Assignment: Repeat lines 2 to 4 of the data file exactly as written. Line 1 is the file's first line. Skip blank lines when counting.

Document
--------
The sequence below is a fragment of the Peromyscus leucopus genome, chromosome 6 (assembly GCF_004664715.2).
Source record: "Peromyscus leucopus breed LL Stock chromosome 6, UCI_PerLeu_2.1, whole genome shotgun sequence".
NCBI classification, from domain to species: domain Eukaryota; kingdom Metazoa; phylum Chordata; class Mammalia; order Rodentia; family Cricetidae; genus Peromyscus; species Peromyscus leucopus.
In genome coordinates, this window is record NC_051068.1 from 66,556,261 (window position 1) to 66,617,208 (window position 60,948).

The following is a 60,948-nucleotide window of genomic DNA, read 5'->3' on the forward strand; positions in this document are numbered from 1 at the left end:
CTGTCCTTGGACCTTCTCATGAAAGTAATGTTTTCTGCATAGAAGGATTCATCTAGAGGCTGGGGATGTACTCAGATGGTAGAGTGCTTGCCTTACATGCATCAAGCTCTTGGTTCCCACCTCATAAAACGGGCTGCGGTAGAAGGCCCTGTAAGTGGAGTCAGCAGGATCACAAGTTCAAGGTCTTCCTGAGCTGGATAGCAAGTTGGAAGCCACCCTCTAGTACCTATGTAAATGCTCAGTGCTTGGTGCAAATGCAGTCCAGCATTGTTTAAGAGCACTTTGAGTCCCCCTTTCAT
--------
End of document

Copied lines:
Source record: "Peromyscus leucopus breed LL Stock chromosome 6, UCI_PerLeu_2.1, whole genome shotgun sequence".
NCBI classification, from domain to species: domain Eukaryota; kingdom Metazoa; phylum Chordata; class Mammalia; order Rodentia; family Cricetidae; genus Peromyscus; species Peromyscus leucopus.
In genome coordinates, this window is record NC_051068.1 from 66,556,261 (window position 1) to 66,617,208 (window position 60,948).